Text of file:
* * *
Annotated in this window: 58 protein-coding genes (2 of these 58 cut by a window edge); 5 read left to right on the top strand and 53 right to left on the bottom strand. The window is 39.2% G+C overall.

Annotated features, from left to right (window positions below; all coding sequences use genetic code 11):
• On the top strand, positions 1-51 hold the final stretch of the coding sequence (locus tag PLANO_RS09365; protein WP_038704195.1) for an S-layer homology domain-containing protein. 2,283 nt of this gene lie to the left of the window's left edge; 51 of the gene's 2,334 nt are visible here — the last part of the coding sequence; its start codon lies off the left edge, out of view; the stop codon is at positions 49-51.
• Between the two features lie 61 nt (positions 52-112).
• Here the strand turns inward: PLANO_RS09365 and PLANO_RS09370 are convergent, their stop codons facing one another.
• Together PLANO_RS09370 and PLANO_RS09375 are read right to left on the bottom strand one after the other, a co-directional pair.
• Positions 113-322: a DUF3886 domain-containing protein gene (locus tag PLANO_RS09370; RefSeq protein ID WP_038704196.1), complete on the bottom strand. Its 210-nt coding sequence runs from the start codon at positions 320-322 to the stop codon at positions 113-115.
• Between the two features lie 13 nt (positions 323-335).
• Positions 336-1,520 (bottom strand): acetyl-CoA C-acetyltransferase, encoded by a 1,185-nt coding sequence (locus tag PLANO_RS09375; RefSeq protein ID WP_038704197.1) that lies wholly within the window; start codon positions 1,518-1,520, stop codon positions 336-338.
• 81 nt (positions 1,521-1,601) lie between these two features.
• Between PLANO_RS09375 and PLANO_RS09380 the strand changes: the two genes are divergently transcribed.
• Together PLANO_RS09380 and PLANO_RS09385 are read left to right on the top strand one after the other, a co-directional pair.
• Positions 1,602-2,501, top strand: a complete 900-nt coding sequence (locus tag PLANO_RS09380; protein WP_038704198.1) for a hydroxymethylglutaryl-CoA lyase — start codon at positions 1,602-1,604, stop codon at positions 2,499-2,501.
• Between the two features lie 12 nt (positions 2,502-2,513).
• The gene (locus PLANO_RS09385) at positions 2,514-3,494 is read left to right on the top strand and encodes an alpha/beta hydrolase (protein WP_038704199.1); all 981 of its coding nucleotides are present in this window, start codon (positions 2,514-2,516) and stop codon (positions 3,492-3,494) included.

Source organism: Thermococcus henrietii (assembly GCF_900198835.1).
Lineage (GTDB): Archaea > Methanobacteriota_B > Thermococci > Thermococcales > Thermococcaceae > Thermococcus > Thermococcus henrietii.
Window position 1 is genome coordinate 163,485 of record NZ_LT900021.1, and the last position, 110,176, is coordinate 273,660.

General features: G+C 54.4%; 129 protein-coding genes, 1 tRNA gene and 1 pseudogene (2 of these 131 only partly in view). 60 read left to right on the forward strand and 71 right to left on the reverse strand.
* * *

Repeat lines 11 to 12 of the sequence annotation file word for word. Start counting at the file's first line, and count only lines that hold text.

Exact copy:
• Between PLANO_RS09375 and PLANO_RS09380 the strand changes: the two genes are divergently transcribed.
• Together PLANO_RS09380 and PLANO_RS09385 are read left to right on the top strand one after the other, a co-directional pair.